Theory of Cognitive Processing
Fluid reasoning is the ability to use and engage in various mental operations when faced with a relatively novel task that cannot be performed automatically. It includes the ability to discover the underlying characteristic that governs a problem or set of materials, the ability to start with stated rules, premises, or conditions, and engage in one or more steps to reach a solution to a problem. It also affects the ability to reason inductively and deductively with concepts involving mathematical relations and properties.
User Friendly Description
Fluid Reasoning refers to a type of thinking that an individual may use when faced with a relatively new task that cannot be performed automatically. This type of thinking includes such things as forming and recognizing concepts (e.g., how are a dog, cat, and cow alike?), identifying and perceiving relationships (e.g., sun is to morning as moon is to night), drawing inferences (e.g., after reading a story, answer the question), and reorganizing or transforming information. Overall, this ability can be thought of as a problem-solving type of intelligence.
Link to Achievement
Reading: Fluid reasoning or reasoning abilities have been shown to play a moderate role in reading. For example, the ability to reach general conclusions from specific information is important for reading comprehension.
Math: Fluid reasoning is related to mathematical activities at all ages. For example, figuring out how to set up math problems by using information in a word problem is important for math reasoning. Written Expression: Fluid Reasoning skills are related to basic writing skills primarily in the elementary school years and are consistently related to written expression at all ages.
(Comprehension Knowledge or Verbal Comprehension)
Crystallized intelligence is the breadth and depth of a person’s acquired knowledge of a culture and the effective application of this knowledge. It includes general language development or the understanding of words, sentences, and paragraphs (not requiring reading) in spoken native language, the extent of vocabulary that can be understood in terms of correct word meanings, the ability to listen to and comprehend oral communication, the range of general concepts, and the range of cultural knowledge (e.g., music, art).
User Friendly Description
Crystallized abilities refer to a person’s knowledge base (or general fund of information) that has been accumulated over time. It involves knowledge of one’s culture, as well as verbal or language-based knowledge that has been developed during general life experiences and formal schooling.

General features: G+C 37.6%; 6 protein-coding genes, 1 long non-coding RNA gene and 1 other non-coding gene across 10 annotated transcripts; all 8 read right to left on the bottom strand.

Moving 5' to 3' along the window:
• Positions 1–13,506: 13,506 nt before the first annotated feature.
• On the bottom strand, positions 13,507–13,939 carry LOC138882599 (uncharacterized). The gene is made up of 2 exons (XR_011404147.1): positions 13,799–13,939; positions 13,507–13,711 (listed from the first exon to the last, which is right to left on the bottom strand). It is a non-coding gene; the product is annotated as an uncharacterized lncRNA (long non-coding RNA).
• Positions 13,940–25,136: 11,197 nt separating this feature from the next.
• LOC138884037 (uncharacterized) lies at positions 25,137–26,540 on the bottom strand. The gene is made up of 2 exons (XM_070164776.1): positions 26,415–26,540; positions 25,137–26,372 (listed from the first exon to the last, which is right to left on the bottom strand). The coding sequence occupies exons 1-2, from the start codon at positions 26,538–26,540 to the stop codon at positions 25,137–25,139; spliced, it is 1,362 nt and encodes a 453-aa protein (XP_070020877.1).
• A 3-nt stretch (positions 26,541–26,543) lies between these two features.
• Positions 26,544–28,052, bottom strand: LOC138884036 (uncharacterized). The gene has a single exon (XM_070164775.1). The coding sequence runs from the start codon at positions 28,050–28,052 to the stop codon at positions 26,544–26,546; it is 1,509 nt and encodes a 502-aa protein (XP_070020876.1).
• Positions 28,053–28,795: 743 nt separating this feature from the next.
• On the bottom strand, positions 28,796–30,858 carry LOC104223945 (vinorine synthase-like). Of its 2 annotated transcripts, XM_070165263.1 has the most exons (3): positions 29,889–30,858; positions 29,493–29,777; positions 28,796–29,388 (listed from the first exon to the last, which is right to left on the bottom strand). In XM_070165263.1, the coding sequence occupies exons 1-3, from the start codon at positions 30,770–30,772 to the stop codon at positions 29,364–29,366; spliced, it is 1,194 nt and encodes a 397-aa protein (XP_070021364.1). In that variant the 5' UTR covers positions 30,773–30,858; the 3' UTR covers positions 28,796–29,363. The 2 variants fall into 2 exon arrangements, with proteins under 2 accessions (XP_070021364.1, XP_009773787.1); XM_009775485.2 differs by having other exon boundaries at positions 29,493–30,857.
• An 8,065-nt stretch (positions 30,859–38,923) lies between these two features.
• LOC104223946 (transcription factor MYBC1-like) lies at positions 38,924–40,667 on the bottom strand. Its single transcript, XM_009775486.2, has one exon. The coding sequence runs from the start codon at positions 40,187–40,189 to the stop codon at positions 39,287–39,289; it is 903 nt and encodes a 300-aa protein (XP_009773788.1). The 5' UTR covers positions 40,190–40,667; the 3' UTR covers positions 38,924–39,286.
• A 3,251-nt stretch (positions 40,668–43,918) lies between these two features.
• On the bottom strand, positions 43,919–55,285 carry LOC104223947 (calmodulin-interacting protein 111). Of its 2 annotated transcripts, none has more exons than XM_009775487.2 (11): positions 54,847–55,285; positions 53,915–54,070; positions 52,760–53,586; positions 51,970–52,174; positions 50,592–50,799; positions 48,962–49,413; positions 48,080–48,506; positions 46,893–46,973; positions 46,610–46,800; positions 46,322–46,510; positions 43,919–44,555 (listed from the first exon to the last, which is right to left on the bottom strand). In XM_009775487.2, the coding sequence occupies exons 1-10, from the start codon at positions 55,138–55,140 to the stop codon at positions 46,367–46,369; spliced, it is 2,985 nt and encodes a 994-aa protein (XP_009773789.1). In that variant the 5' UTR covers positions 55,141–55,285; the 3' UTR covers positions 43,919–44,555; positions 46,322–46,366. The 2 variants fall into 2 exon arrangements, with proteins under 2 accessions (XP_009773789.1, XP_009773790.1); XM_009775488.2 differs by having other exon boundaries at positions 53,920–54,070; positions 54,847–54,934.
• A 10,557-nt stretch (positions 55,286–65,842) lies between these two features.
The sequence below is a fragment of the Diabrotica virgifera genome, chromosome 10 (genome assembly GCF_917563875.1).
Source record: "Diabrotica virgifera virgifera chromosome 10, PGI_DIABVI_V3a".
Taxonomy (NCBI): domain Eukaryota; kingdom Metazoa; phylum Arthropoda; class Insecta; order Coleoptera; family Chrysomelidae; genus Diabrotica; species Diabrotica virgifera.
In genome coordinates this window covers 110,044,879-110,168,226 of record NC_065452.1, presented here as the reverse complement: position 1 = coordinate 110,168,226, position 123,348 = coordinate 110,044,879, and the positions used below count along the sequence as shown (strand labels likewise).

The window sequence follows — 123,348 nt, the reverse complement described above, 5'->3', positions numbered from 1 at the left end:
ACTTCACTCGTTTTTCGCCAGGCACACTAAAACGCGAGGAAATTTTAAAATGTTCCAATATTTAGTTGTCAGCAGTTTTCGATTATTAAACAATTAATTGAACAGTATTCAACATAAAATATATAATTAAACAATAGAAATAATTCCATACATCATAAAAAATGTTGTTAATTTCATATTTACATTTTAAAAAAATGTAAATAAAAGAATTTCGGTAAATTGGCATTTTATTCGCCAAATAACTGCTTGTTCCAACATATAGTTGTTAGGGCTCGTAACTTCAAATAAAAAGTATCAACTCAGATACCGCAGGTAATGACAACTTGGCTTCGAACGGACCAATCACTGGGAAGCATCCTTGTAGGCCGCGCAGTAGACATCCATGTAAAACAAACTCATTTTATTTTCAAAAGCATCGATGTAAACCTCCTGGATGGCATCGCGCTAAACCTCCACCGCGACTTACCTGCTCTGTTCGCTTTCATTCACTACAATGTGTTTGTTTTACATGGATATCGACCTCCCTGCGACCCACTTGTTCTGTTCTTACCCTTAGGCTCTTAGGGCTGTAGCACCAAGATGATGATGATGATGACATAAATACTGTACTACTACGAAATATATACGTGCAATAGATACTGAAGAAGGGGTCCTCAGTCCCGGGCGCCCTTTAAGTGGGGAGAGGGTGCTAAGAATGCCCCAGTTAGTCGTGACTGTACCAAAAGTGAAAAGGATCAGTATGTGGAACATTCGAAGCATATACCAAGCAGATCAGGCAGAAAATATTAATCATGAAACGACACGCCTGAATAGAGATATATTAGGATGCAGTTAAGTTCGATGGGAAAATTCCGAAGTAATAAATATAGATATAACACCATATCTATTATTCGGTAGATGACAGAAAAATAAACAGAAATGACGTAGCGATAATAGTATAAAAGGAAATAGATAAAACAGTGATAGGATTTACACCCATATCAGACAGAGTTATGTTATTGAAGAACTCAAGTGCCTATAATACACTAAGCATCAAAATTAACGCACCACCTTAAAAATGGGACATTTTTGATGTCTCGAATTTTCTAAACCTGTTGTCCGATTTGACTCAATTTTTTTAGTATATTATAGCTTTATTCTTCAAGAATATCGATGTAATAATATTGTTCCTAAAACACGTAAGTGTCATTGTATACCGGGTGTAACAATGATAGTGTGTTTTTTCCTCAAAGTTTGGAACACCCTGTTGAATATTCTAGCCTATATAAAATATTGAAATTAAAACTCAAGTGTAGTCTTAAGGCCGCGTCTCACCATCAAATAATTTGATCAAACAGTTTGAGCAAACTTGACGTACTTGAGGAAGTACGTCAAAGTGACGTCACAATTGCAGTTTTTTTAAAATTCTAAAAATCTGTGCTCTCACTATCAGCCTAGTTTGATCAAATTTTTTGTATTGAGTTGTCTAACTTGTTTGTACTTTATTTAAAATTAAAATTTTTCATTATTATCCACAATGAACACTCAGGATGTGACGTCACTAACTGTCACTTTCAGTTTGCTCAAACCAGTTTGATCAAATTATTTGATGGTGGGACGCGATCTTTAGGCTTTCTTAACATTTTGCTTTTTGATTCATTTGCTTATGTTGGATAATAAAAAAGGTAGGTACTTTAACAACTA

Link to Achievement
Reading: Crystallized abilities, especially one’s language development, vocabulary knowledge, and the ability to listen are important for reading. This ability is related to reading comprehension in particular. Low crystallized abilities may hamper an individual’s ability to comprehend written text due to a lack of vocabulary knowledge, basic concepts, and general life experiences that are needed to understand the text.
Math: Crystallized abilities, including language development, vocabulary knowledge, and listening abilities are important to math achievement at all ages. These abilities become increasingly more important with age. Low crystallized abilities may hamper an individual’s ability to comprehend word problems due to a lack of vocabulary knowledge. They may hamper one’s ability to learn basic math processes, such as long division, due to impairments in one’s ability to listen to and follow sequential directions.
Written Expression: Crystallized abilities, such as language development, vocabulary knowledge, and general information are important to writing achievement primarily after age seven (7). These abilities become increasingly more important with age.
Oral Language: Crystallized abilities, especially one’s language development, vocabulary knowledge, and the ability to listen are important for both listening comprehension and oral expression. Low crystallized abilities may hamper an individual’s ability to comprehend oral communications due to a lack of vocabulary knowledge, basic concepts, and general life experiences that are needed to understand the information being presented.
The following information was adapted from: Flanagan, D. P., Ortiz, S. O., Alfonso, V. C. & Mascolo (2002). The Achievement Test Desk Reference: Comprehensive Assessment and Learning Disabilities. Boston: Allyn & Bacon.. Flanagan, D. P., & Ortiz, S. O. (2001). Essentials of the cross battery approach. New York: Wiley.. Flanagan, D. P., McGrew, K.S. & Ortiz, S. O. (2000). The Weschler intelligence scale s and Gf-Gc theory: A contemporary approach to interpretation. Boston: Allyn & Bacon.